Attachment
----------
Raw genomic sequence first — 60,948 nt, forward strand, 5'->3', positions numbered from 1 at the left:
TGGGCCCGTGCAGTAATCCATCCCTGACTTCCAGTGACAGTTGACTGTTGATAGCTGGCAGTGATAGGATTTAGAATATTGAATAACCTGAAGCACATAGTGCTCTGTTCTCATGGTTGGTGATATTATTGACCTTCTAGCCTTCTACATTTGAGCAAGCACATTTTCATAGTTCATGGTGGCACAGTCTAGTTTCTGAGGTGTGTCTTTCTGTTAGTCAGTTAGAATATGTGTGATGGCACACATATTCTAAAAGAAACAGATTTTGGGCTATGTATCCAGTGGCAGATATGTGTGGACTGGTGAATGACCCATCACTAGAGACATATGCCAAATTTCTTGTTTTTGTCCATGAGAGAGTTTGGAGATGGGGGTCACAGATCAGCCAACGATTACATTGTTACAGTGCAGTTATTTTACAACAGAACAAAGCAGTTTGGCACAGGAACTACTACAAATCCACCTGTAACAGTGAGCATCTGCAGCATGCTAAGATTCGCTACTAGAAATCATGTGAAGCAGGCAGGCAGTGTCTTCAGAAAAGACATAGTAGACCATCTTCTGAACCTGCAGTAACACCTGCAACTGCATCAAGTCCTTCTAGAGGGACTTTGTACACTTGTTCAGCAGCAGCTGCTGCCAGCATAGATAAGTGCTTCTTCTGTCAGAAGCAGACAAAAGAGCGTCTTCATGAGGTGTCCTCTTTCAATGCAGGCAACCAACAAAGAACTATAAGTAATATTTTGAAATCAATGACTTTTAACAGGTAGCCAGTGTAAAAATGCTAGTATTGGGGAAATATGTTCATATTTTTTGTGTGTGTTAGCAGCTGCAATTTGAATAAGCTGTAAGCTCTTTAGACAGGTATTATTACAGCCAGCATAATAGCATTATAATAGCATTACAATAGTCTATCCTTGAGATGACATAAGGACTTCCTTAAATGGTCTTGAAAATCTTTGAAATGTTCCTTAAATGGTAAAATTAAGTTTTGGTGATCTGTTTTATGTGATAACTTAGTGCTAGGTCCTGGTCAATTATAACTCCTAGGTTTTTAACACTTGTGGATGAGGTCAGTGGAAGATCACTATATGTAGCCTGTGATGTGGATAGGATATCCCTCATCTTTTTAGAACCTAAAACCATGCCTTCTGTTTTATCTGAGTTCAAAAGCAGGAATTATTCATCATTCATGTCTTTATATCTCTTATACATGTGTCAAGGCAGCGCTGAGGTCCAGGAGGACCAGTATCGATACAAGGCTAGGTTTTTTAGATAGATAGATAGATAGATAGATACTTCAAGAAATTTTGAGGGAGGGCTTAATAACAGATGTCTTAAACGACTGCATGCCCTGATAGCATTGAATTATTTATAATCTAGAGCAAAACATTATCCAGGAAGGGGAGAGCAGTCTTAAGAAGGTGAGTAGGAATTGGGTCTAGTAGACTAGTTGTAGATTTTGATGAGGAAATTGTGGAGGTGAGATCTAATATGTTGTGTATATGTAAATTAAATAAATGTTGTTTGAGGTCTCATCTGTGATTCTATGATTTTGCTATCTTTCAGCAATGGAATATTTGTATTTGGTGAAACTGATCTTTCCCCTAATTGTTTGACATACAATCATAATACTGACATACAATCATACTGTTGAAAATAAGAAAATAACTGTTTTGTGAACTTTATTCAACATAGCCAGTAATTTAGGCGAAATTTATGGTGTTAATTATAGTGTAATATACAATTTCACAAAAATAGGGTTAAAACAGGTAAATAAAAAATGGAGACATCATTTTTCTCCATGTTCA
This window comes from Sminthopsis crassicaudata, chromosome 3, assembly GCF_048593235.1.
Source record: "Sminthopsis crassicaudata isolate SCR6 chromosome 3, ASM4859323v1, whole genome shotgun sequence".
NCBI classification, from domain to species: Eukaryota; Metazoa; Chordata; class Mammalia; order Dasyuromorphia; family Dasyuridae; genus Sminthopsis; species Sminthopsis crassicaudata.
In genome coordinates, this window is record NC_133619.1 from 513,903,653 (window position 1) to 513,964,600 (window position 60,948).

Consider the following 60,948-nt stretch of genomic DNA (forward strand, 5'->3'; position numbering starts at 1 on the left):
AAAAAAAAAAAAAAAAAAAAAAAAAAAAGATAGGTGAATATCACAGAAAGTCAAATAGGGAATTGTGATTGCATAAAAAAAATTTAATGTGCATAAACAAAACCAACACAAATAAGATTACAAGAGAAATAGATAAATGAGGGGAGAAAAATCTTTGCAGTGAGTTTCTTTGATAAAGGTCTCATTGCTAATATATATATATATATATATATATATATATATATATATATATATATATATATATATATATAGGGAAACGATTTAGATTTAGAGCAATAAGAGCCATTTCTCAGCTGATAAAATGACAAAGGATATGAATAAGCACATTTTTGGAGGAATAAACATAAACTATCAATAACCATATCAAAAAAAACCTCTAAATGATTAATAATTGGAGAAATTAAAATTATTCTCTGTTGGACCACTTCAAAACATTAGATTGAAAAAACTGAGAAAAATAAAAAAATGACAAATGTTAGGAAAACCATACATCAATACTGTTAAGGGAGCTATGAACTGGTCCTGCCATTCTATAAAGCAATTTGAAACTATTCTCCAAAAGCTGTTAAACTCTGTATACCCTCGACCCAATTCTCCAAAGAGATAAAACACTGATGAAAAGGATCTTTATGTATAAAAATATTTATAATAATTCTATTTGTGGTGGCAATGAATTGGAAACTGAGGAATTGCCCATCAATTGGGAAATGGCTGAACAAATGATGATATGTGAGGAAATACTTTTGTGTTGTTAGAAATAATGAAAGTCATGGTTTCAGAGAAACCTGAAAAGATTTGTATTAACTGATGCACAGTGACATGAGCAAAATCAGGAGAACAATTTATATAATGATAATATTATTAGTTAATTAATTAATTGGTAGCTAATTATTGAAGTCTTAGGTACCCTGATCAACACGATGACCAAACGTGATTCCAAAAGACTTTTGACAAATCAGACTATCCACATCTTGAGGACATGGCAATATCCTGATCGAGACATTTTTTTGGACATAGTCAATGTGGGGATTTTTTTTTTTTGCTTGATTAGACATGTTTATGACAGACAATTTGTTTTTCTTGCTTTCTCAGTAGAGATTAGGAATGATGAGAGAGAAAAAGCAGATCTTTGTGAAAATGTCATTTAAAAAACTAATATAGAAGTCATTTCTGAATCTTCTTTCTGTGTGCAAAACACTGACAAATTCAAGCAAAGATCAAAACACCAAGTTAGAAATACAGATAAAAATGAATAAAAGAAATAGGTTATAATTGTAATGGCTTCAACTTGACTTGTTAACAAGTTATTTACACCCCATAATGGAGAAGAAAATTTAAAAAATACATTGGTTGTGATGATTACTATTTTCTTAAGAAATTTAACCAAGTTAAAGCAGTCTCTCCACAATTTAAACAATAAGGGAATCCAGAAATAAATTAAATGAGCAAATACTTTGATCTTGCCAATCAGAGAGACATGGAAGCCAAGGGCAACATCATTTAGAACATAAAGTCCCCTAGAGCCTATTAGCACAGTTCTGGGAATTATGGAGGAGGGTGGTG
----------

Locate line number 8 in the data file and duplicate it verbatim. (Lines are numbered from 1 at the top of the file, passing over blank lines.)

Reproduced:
AAAAAAAAAAAAAAAAAAAAAAAAAAAAGATAGGTGAATATCACAGAAAGTCAAATAGGGAATTGTGATTGCATAAAAAAAATTTAATGTGCATAAACAAAACCAACACAAATAAGATTACAAGAGAAATAGATAAATGAGGGGAGAAAAATCTTTGCAGTGAGTTTCTTTGATAAAGGTCTCATTGCTAATATATATATATATATATATATATATATATATATATATATATATATATATATATATATATAGGGAAACGATTTAGATTTAGAGCAATAAGAGCCATTTCTCAGCTGATAAAATGACAAAGGATATGAATAAGCACATTTTTGGAGGAATAAACATAAACTATCAATAACCATATCAAAAAAAACCTCTAAATGATTAATAATTGGAGAAATTAAAATTATTCTCTGTTGGACCACTTCAAAACATTAGATTGAAAAAACTGAGAAAAATAAAAAAATGACAAATGTTAGGAAAACCATACATCAATACTGTTAAGGGAGCTATGAACTGGTCCTGCCATTCTATAAAGCAATTTGAAACTATTCTCCAAAAGCTGTTAAACTCTGTATACCCTCGACCCAATTCTCCAAAGAGATAAAACACTGATGAAAAGGATCTTTATGTATAAAAATATTTATAATAATTCTATTTGTGGTGGCAATGAATTGGAAACTGAGGAATTGCCCATCAATTGGGAAATGGCTGAACAAATGATGATATGTGAGGAAATACTTTTGTGTTGTTAGAAATAATGAAAGTCATGGTTTCAGAGAAACCTGAAAAGATTTGTATTAACTGATGCACAGTGACATGAGCAAAATCAGGAGAACAATTTATATAATGATAATATTATTAGTTAATTAATTAATTGGTAGCTAATTATTGAAGTCTTAGGTACCCTGATCAACACGATGACCAAACGTGATTCCAAAAGACTTTTGACAAATCAGACTATCCACATCTTGAGGACATGGCAATATCCTGATCGAGACATTTTTTTGGACATAGTCAATGTGGGGATTTTTTTTTTTTGCTTGATTAGACATGTTTATGACAGACAATTTGTTTTTCTTGCTTTCTCAGTAGAGATTAGGAATGATGAGAGAGAAAAAGCAGATCTTTGTGAAAATGTCATTTAAAAAACTAATATAGAAGTCATTTCTGAATCTTCTTTCTGTGTGCAAAACACTGACAAATTCAAGCAAAGATCAAAACACCAAGTTAGAAATACAGATAAAAATGAATAAAAGAAATAGGTTATAATTGTAATGGCTTCAACTTGACTTGTTAACAAGTTATTTACACCCCATAATGGAGAAGAAAATTTAAAAAATACATTGGTTGTGATGATTACTATTTTCTTAAGAAATTTAACCAAGTTAAAGCAGTCTCTCCACAATTTAAACAATAAGGGAATCCAGAAATAAATTAAATGAGCAAATACTTTGATCTTGCCAATCAGAGAGACATGGAAGCCAAGGGCAACATCATTTAGAACATAAAGTCCCCTAGAGCCTATTAGCACAGTTCTGGGAATTATGGAGGAGGGTGGTG